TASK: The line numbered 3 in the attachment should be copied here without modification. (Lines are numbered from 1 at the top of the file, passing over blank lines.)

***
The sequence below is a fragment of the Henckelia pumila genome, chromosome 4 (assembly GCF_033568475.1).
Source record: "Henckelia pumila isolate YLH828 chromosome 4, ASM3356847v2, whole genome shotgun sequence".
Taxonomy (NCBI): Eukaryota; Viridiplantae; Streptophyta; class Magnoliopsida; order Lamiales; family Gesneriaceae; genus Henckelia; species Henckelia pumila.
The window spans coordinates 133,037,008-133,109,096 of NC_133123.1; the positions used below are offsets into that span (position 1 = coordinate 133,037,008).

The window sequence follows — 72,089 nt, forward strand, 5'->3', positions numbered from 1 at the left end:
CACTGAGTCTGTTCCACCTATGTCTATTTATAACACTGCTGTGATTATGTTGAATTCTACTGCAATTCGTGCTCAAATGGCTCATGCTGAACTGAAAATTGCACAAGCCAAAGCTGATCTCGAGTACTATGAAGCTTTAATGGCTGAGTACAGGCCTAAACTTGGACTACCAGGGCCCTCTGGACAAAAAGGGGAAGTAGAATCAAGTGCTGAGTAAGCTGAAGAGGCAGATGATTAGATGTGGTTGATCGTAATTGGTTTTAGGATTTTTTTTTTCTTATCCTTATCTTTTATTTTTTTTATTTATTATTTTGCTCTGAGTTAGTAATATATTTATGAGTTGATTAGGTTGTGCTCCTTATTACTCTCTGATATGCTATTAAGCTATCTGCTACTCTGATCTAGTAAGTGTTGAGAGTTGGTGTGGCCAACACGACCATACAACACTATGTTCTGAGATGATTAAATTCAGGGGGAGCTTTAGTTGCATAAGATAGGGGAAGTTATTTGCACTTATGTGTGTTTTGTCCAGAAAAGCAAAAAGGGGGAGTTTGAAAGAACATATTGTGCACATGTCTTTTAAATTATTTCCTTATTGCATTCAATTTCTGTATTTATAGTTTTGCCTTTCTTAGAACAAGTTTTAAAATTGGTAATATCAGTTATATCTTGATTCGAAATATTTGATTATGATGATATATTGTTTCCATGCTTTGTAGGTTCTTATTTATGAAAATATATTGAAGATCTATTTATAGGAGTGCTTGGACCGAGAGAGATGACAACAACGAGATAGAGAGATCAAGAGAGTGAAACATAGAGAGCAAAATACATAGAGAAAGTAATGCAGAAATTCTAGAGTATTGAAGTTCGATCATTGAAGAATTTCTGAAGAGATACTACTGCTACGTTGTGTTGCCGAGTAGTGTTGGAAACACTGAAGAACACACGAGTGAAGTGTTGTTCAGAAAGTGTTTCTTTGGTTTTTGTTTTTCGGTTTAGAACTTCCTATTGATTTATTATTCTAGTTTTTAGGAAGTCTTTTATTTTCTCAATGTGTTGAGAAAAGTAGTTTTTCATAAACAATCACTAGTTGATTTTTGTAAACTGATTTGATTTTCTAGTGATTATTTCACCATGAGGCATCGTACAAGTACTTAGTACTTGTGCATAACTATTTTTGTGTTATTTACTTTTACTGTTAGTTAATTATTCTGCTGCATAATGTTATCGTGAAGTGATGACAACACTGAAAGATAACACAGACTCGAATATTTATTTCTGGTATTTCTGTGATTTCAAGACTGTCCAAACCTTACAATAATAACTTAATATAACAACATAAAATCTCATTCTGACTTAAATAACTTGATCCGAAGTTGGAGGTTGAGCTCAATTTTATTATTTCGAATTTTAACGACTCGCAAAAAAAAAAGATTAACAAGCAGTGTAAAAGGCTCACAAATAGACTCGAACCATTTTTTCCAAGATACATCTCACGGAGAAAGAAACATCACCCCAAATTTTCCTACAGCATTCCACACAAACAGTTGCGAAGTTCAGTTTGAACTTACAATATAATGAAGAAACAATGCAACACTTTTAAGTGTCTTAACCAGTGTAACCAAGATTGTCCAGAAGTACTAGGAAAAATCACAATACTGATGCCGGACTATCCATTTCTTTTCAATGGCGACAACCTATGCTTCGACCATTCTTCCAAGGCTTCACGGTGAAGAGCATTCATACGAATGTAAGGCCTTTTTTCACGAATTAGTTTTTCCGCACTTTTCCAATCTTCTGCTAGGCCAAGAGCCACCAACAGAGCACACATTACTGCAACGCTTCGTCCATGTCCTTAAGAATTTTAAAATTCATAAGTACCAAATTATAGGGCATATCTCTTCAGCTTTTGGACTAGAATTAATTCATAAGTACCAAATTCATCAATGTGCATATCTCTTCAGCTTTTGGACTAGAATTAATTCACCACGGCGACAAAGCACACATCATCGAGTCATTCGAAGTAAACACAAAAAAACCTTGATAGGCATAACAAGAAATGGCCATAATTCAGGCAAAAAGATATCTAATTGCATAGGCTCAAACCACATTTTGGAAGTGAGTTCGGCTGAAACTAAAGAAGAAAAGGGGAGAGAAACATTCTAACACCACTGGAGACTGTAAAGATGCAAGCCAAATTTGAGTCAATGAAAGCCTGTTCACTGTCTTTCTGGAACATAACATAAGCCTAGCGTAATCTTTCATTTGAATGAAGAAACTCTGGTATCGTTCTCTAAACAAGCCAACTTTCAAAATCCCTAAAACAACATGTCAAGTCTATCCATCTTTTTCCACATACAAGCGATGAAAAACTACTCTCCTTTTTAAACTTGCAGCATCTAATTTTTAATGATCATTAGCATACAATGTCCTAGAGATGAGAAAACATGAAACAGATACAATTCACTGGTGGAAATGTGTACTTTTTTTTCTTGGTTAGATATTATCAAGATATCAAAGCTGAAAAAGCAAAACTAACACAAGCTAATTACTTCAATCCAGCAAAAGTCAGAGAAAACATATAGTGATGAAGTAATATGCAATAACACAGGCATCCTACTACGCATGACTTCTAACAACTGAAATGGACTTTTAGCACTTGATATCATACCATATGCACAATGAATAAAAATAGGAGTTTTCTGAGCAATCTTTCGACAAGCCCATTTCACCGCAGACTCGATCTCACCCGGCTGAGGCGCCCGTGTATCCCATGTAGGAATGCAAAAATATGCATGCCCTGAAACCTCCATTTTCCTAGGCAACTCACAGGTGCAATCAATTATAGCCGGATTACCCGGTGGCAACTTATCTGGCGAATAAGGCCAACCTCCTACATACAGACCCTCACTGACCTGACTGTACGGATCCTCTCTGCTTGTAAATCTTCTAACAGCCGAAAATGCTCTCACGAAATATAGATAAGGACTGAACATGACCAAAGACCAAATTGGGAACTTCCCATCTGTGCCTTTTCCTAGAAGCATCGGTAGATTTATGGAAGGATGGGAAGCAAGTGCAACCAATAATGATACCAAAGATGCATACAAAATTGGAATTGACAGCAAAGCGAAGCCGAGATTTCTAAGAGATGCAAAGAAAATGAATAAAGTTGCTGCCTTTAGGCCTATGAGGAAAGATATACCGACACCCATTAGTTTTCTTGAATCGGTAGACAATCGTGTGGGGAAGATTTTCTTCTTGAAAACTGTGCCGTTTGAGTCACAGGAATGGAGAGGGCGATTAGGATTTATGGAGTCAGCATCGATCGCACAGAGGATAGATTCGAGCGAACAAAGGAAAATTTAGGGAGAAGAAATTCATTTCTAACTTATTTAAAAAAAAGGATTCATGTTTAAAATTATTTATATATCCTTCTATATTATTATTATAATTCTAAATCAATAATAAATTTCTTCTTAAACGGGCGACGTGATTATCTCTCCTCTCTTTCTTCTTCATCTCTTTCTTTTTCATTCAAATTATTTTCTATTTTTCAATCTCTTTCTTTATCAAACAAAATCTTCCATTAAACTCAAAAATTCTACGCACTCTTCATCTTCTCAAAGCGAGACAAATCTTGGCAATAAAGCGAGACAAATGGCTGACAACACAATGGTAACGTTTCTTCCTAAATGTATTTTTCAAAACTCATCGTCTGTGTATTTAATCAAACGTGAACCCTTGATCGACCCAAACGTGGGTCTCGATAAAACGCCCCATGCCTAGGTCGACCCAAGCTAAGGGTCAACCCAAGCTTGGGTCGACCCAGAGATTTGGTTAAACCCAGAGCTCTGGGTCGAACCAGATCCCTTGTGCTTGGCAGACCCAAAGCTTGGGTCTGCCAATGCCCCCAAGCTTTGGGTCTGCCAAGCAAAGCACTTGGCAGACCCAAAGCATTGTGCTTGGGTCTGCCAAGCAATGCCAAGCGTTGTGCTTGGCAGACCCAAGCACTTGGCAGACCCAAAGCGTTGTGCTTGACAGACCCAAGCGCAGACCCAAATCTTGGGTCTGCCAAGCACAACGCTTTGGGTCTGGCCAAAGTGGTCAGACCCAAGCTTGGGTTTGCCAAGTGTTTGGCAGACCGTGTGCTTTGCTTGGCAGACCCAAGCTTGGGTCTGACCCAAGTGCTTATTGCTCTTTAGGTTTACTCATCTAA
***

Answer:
Taxonomy (NCBI): Eukaryota; Viridiplantae; Streptophyta; class Magnoliopsida; order Lamiales; family Gesneriaceae; genus Henckelia; species Henckelia pumila.